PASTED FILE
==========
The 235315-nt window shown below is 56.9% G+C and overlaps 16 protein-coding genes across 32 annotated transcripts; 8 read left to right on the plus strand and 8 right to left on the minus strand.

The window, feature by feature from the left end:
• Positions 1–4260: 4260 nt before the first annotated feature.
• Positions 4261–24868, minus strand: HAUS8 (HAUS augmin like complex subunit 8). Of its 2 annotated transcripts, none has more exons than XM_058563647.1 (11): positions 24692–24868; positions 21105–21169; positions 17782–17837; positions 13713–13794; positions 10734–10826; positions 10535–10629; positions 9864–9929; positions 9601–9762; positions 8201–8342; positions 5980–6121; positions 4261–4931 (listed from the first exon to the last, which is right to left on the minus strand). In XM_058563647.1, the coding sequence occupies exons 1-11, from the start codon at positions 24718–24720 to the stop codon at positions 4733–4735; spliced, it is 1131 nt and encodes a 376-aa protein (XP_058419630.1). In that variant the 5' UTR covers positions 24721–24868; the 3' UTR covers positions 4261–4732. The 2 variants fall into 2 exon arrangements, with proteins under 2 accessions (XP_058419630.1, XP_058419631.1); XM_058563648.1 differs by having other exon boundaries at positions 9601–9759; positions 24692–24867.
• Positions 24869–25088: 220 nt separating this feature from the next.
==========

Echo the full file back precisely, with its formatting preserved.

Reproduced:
The 235315-nt window shown below is 56.9% G+C and overlaps 16 protein-coding genes across 32 annotated transcripts; 8 read left to right on the plus strand and 8 right to left on the minus strand.

The window, feature by feature from the left end:
• Positions 1–4260: 4260 nt before the first annotated feature.
• Positions 4261–24868, minus strand: HAUS8 (HAUS augmin like complex subunit 8). Of its 2 annotated transcripts, none has more exons than XM_058563647.1 (11): positions 24692–24868; positions 21105–21169; positions 17782–17837; positions 13713–13794; positions 10734–10826; positions 10535–10629; positions 9864–9929; positions 9601–9762; positions 8201–8342; positions 5980–6121; positions 4261–4931 (listed from the first exon to the last, which is right to left on the minus strand). In XM_058563647.1, the coding sequence occupies exons 1-11, from the start codon at positions 24718–24720 to the stop codon at positions 4733–4735; spliced, it is 1131 nt and encodes a 376-aa protein (XP_058419630.1). In that variant the 5' UTR covers positions 24721–24868; the 3' UTR covers positions 4261–4732. The 2 variants fall into 2 exon arrangements, with proteins under 2 accessions (XP_058419630.1, XP_058419631.1); XM_058563648.1 differs by having other exon boundaries at positions 9601–9759; positions 24692–24867.
• Positions 24869–25088: 220 nt separating this feature from the next.